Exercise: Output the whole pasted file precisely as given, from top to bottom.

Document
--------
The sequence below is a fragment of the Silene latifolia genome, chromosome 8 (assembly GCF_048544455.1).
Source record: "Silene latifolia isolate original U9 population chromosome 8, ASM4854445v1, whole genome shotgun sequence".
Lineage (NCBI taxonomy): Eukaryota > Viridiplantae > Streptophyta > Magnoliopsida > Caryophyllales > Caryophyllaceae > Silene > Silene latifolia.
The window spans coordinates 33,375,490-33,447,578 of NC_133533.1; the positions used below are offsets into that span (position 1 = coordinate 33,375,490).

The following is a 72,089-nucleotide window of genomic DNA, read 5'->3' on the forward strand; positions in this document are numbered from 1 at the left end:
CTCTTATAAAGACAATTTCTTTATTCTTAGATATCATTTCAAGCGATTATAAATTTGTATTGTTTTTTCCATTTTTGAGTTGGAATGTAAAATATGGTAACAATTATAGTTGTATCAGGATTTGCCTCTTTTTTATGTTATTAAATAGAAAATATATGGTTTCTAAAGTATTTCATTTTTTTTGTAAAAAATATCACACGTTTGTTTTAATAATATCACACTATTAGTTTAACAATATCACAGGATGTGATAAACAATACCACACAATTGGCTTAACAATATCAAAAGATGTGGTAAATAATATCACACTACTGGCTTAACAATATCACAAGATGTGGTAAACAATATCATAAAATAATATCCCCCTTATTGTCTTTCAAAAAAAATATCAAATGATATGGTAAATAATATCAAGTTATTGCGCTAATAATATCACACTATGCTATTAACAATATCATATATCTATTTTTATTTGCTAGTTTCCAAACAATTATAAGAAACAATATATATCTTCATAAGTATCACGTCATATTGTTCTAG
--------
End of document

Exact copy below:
The sequence below is a fragment of the Silene latifolia genome, chromosome 8 (assembly GCF_048544455.1).
Source record: "Silene latifolia isolate original U9 population chromosome 8, ASM4854445v1, whole genome shotgun sequence".
Lineage (NCBI taxonomy): Eukaryota > Viridiplantae > Streptophyta > Magnoliopsida > Caryophyllales > Caryophyllaceae > Silene > Silene latifolia.
The window spans coordinates 33,375,490-33,447,578 of NC_133533.1; the positions used below are offsets into that span (position 1 = coordinate 33,375,490).

The following is a 72,089-nucleotide window of genomic DNA, read 5'->3' on the forward strand; positions in this document are numbered from 1 at the left end:
CTCTTATAAAGACAATTTCTTTATTCTTAGATATCATTTCAAGCGATTATAAATTTGTATTGTTTTTTCCATTTTTGAGTTGGAATGTAAAATATGGTAACAATTATAGTTGTATCAGGATTTGCCTCTTTTTTATGTTATTAAATAGAAAATATATGGTTTCTAAAGTATTTCATTTTTTTTGTAAAAAATATCACACGTTTGTTTTAATAATATCACACTATTAGTTTAACAATATCACAGGATGTGATAAACAATACCACACAATTGGCTTAACAATATCAAAAGATGTGGTAAATAATATCACACTACTGGCTTAACAATATCACAAGATGTGGTAAACAATATCATAAAATAATATCCCCCTTATTGTCTTTCAAAAAAAATATCAAATGATATGGTAAATAATATCAAGTTATTGCGCTAATAATATCACACTATGCTATTAACAATATCATATATCTATTTTTATTTGCTAGTTTCCAAACAATTATAAGAAACAATATATATCTTCATAAGTATCACGTCATATTGTTCTAG